Tuesday 17th July 2018
South Africa’s Department of Environmental Affairs (DEA) has almost doubled its controversial annual export quota for skeletons from captive-bred lions from 800 in 2017 to 1,500 in 2018.
In a cynical move clearly designed to placate commercial lion breeders, the announcement was made public on 16th July, just days before the UN Convention on International Trade in Endangered Species (CITES), whose technical committees are meeting in Geneva, is due to discuss the implications of a major report on the impact of lion bone trade on beleaguered wild lion populations.
Born Free’s President and co-founder, Will Travers OBE, said:
“South Africa’s decision to almost double its quota for the export of skeletons from captive-bred lions flies in the face of both common-sense, the clear need to protect wild lions, and the precautionary principle. The cruel, profit-driven, intensive lion breeding industry has been encouraged to grow almost exponentially by the South African authorities over recent years, to the point where the government doesn’t even know how many facilities there are or how many lions they house. This industry is out of control, condemns the thousands of animals concerned to a miserable life, and may threaten the future of wild lions across their range.”
Earlier this year Born Free published a report entitled ‘Cash Before Conservation’, exposing the cynical breeding of lions in South Africa for hunting and bone trade. The report highlights the increasing state-sponsored industrialisation of wild animal production in South Africa, and the inherent dangers of prioritising wild animal management practices purely on the basis of their profitability. The world needs to understand the dire consequences that can result when incentivised markets meddle in the consumptive use of wild animals. Raising the lion skeleton quota does not necessarily correlate with meeting the demand or preventing illegal activities and may, in fact, stimulate both.
As few as 20,000 wild lions remain across Africa, and scientists predict further devastating declines in the absence of concerted action. Meanwhile in South Africa, 7,000 or more lions languish in at least 260 intensive breeding facilities, where they are exploited at every stage of their often short lives. Unwitting volunteers pay to hand-rear ‘orphaned’ or rejected cubs that have been torn away from their mothers at just a few days old; tourists cuddle cubs and walk with adolescent lions; adults become breeding machines, or end up being shot by paying trophy hunters in canned hunts, their bones and body parts turned into glue, cake or wine for sale in lucrative markets in Vietnam, Laos or China, often as a substitute for tiger bone.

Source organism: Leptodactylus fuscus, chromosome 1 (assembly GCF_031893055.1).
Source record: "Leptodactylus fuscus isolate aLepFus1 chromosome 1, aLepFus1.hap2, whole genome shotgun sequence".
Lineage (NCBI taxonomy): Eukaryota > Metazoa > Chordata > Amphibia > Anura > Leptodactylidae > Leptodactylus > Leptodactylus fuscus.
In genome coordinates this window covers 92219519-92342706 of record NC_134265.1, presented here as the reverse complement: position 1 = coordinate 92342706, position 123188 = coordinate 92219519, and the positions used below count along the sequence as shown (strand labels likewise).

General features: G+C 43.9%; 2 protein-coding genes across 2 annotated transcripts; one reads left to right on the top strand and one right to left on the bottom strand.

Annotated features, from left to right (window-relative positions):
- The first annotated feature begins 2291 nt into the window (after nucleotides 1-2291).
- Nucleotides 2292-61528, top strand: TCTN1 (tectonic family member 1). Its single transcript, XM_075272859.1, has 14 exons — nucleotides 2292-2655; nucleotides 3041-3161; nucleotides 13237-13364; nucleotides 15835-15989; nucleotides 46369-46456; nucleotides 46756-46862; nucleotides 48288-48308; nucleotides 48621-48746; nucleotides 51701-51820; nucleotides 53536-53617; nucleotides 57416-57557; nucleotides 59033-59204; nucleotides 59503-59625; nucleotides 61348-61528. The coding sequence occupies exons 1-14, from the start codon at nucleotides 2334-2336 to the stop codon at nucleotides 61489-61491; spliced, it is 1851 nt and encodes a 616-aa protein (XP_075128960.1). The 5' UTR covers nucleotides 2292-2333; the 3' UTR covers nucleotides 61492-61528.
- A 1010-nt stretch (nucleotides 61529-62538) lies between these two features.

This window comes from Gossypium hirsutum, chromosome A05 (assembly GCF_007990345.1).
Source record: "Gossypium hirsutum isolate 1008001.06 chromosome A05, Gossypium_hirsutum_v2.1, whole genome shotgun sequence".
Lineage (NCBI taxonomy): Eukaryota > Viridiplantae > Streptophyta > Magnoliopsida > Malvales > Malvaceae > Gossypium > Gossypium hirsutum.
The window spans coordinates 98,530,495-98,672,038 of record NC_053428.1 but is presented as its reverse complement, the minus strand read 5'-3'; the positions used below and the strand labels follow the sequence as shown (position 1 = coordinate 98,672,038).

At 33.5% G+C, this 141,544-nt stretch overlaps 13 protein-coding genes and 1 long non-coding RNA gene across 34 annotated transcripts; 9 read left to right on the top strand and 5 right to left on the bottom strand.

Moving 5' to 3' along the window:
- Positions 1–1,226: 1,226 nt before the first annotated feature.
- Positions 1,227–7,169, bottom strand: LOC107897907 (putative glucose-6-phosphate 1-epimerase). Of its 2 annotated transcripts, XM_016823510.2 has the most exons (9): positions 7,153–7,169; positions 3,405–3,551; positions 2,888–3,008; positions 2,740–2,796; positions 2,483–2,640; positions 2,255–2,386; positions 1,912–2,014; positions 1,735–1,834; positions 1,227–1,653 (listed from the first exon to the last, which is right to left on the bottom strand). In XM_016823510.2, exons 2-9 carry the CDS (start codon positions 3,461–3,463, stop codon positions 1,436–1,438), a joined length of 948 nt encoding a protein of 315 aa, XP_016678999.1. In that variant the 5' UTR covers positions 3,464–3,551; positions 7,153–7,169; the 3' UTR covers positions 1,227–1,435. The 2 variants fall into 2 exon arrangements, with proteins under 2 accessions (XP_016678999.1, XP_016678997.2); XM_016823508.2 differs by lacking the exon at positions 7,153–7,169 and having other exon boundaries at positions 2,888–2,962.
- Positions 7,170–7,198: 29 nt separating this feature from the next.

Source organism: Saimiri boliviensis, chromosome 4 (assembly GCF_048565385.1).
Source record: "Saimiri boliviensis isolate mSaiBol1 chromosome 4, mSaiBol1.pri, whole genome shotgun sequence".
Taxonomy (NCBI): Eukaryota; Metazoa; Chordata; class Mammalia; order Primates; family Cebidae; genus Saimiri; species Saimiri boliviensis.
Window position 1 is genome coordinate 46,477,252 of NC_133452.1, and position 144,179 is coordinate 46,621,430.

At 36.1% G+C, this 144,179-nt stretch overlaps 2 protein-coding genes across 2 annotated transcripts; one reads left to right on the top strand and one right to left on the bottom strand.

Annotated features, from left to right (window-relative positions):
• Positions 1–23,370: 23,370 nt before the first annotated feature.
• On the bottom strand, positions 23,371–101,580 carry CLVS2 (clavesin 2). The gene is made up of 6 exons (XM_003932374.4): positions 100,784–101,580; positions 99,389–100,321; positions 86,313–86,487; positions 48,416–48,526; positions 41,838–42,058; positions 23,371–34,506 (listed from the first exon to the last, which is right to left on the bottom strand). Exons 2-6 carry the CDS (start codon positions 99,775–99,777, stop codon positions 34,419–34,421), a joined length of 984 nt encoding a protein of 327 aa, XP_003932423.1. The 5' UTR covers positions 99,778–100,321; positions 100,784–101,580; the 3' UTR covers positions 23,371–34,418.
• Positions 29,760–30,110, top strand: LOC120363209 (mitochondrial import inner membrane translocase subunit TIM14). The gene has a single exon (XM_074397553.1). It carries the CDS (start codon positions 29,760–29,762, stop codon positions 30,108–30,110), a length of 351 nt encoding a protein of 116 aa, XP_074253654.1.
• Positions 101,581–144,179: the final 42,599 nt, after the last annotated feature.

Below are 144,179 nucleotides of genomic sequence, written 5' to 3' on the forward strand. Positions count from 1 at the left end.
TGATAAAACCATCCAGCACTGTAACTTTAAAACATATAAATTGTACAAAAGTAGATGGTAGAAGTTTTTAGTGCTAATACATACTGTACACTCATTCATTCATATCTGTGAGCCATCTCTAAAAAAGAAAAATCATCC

Conservation scientists and lion range State governments have recognised the international trade in lion bones as an emerging threat to beleaguered wild lions. At its meeting in Johannesburg in 2016, CITES responded by banning international trade in bones, bone pieces, bone products, claws, skeletons, skulls and teeth from wild lions. However, South Africa was permitted to continue exporting lion products from its captive-bred lions, subject to it establishing an annual export quota.
© Pippa Kankinson / Blood Lions
© Ian Michler / Blood Lions
© Ian Michler / Blood Lions
Lion breeders have been losing income recently because of a US moratorium on the import of hunting trophies from captive lions. Press reports suggest that some have been killing their captive lions and stockpiling the skeletons. Pressure on the South African authorities has clearly paid off, with an increase in the quota from 800 in 2017, to 1,500 this year.
The announcement is seen by some conservationists as a pre-emptive strike by the DEA, coming as it does just days before a report on the impacts of lion bone trade is due to be considered by Parties to CITES, which indicates an alarming increase in the targeting of wild lions for their body parts by poachers, who are being offered increasingly large amounts of money for teeth, claws, and carcasses for international trade. Organised criminal groups are thought to be behind the poaching and trafficking. The existence of a legal trade in bones from captive lions risks legitimising the product in the eyes of consumers, increasing demand, confounding enforcement efforts, and giving the poachers and traffickers a means to launder wild lion parts into trade.
Travers continued: “While much of Africa struggles to protect its remaining wild lion populations, the South African government bows to the state-enabled business of lion breeding and the pursuit of profit from wild animals, reducing the most magnificent of predators to mere body parts and commodities, while seemingly blind to the wider potential cost to Africa’s precious and fast-disappearing wildlife.”